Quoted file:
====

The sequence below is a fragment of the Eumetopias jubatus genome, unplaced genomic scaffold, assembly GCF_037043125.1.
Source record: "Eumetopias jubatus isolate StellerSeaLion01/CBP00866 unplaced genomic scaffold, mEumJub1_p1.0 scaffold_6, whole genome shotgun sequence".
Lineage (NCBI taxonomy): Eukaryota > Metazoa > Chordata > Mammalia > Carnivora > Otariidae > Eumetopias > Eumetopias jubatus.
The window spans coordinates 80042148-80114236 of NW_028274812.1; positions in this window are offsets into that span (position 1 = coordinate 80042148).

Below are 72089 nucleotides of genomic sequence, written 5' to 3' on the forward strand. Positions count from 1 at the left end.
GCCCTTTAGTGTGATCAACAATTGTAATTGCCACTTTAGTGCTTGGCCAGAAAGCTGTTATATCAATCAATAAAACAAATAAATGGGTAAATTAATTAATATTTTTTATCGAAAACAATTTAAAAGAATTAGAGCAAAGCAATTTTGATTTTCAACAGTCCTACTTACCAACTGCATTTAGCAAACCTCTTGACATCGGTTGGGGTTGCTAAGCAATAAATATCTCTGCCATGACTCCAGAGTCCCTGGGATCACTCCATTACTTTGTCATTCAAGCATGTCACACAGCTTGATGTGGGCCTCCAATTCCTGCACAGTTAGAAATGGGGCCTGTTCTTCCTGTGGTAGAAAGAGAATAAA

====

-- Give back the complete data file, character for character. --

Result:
The sequence below is a fragment of the Eumetopias jubatus genome, unplaced genomic scaffold, assembly GCF_037043125.1.
Source record: "Eumetopias jubatus isolate StellerSeaLion01/CBP00866 unplaced genomic scaffold, mEumJub1_p1.0 scaffold_6, whole genome shotgun sequence".
Lineage (NCBI taxonomy): Eukaryota > Metazoa > Chordata > Mammalia > Carnivora > Otariidae > Eumetopias > Eumetopias jubatus.
The window spans coordinates 80042148-80114236 of NW_028274812.1; positions in this window are offsets into that span (position 1 = coordinate 80042148).

Below are 72089 nucleotides of genomic sequence, written 5' to 3' on the forward strand. Positions count from 1 at the left end.
GCCCTTTAGTGTGATCAACAATTGTAATTGCCACTTTAGTGCTTGGCCAGAAAGCTGTTATATCAATCAATAAAACAAATAAATGGGTAAATTAATTAATATTTTTTATCGAAAACAATTTAAAAGAATTAGAGCAAAGCAATTTTGATTTTCAACAGTCCTACTTACCAACTGCATTTAGCAAACCTCTTGACATCGGTTGGGGTTGCTAAGCAATAAATATCTCTGCCATGACTCCAGAGTCCCTGGGATCACTCCATTACTTTGTCATTCAAGCATGTCACACAGCTTGATGTGGGCCTCCAATTCCTGCACAGTTAGAAATGGGGCCTGTTCTTCCTGTGGTAGAAAGAGAATAAA